In the past few decades, tastes have drastically changed. Many are moving away from what is considered old-fashioned and appealing and opting for contemporary and unique pieces.
That’s the case when it comes to white gold and yellow gold. In the past, yellow gold was the go-to ring color for wedding bands; that’s changed.
Even as people explore their options in material and color, white gold is still somewhat seen as traditional. Many are opting for colors and materials that aren’t considered mainstream, like couples who get black tungsten rings as a sign for their eternal love for one another.
However, in this article, the primary focus is on white gold and yellow gold as we try to determine which one is the winner.
To find the results, you need to understand the history of both metals. So let’s dive in.
The brief story and introduction of yellow gold
Gold remained to be a sort after metal since its discovery millenniums ago. It is mentioned as far back as 5,000 years ago, where ancient Egyptian artisans used gold to decorate temples, tombs, and other objects.
Even in modern times, it is clear that gold remains to be among the topmost expensive metals and currency in the world. However, in its natural state, gold is far too soft for daily use.
That’s why the yellow god available outside of currency gets made from combining other metals to form an alloy.
Unless otherwise stated as 24k gold (100% gold), all gold is alloyed with metals like silver, zinc, or copper, all to strengthen it.
You won’t typically find 24k gold jewelry as they scratch and bend easily, which is not practical for something you’d want to wear every day. Gold is measured in karats. The higher the karat, the more gold it contains.
Gold jewelry tends to come in four popular karats: 10k, 12k, 14k, 18k. 18k gold means that it contains 75 percent gold and 25 percent alloyed metals.
For 14k, it only contains 58.3 percent pure gold, 12k has 50 percent pure gold, and 10k only has 41.7 percent pure gold.
The rest of the composition has other metal alloys. There are different karats in between, but it’s not something you’d readily find in mainstream platforms.
The brief story and introduction of white gold
Before we get on the specifics of white gold, it is essential to point out that gold is naturally yellow.
That said, it doesn’t mean that white gold is fake gold. What makes white gold silver is the alloy metals it’s combined with. The silver color gets achieved by adding metals that include silver, copper, palladium, zinc, nickel, or manganese.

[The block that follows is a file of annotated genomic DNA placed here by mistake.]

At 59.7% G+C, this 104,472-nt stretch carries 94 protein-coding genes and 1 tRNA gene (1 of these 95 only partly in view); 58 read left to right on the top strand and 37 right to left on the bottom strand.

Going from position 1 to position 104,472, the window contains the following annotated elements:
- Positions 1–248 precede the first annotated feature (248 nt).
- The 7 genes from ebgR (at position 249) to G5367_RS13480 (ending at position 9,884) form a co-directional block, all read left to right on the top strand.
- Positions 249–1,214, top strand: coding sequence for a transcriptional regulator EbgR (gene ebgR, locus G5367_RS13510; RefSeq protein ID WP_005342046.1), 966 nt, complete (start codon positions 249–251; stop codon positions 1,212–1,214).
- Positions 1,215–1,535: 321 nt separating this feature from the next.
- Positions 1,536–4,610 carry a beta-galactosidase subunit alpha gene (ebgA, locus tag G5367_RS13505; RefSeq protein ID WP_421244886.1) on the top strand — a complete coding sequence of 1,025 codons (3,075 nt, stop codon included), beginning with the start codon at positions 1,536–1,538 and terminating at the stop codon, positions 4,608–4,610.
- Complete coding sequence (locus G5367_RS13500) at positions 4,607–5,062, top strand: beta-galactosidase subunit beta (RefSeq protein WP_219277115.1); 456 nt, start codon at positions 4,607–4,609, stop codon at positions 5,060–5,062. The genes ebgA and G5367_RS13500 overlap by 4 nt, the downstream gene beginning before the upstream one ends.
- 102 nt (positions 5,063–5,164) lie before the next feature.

Once combined, they form white gold. However, it is the rhodium plating that gives white gold its eye-catching nature and luster.
White gold also follows the same karat classifications. That means that an 18k white gold ring still contains 75 percent gold and will have a stamp to show for it.
What makes people gravitate toward white gold is wanting to get something other than the traditional yellow gold.
If you do have a preference for the silver-colored rings, ensure that you get a nickel-free option if you’re allergic to nickel. That’s because white gold tends to have a higher nickel content than yellow gold.
Is white gold popular?
Now that we’ve looked at white gold let’s explore its popularity. For millenniums, yellow gold has dominated the scene, but that drastically changed in the past two decades.
Baby boomers were primarily the ones that opted for yellow gold bands, but the next generation had ideas of their own.
The general feeling is that young Gen Xer couples started getting married, they moved away from what they consider to be conformist, opting instead to get something that spoke more to their time.
Subsequently, when the Millennials started settling down, they too opted for silver rings instead of what they traditionally saw with the Baby Boomers.
However, they decided to take it a step further, with more people within this demographic choosing unconventional materials, including wood, bones, and even tungsten, to make a statement.
Even so, the more conservative ones were still choosing white gold for their engagement rings and wedding bands, something that’s echoed in celebrity culture.
Is yellow gold out of style?
The popularity of yellow gold might have dwindled since the 90s, but Megan Markle inspired a return to yellow gold.
In 2019, jewelers and retailers alike reported that yellow gold had made a come-back. We might also have to thank Prince Harry for proposing using a gold engagement ring, too, even though he knew that was Markle’s favorite color.
When it was time to swap wedding bands, it was only natural that those two would be made from yellow gold.
As romantic as that sounds, we can’t say that Markle single-handedly brought back the popularity of yellow gold. Jewelers noted that some couples began liking the appeal of vintage pieces.
For them to have a modern appeal, these rings got an upgrade with regards to style since those worn in the 60s, 70s and 80s tended to look tired and uninspiring.
The bottom line is that we can thank fashion cycles for the renewed popularity of yellow gold.
While it was considered old-fashioned before, it is now termed as “vintage,” hinting that it is both trendy and chic.
Is white or yellow gold more popular?
Currently, the jewelry is still out on which of these two gold alloys are popular.
Each has its pros and cons, and even that depends on people’s tastes.
The one area that white gold triumphs over yellow gold are how diamonds and other stones look a lot better with it.
Even with that, yellow gold remains superior in being hypoallergenic, durable, and appealing to a wider variety of skin tones.
The return of yellow gold has offset the popularity that white gold has garnered, but how the competition fairs can only be determined by time.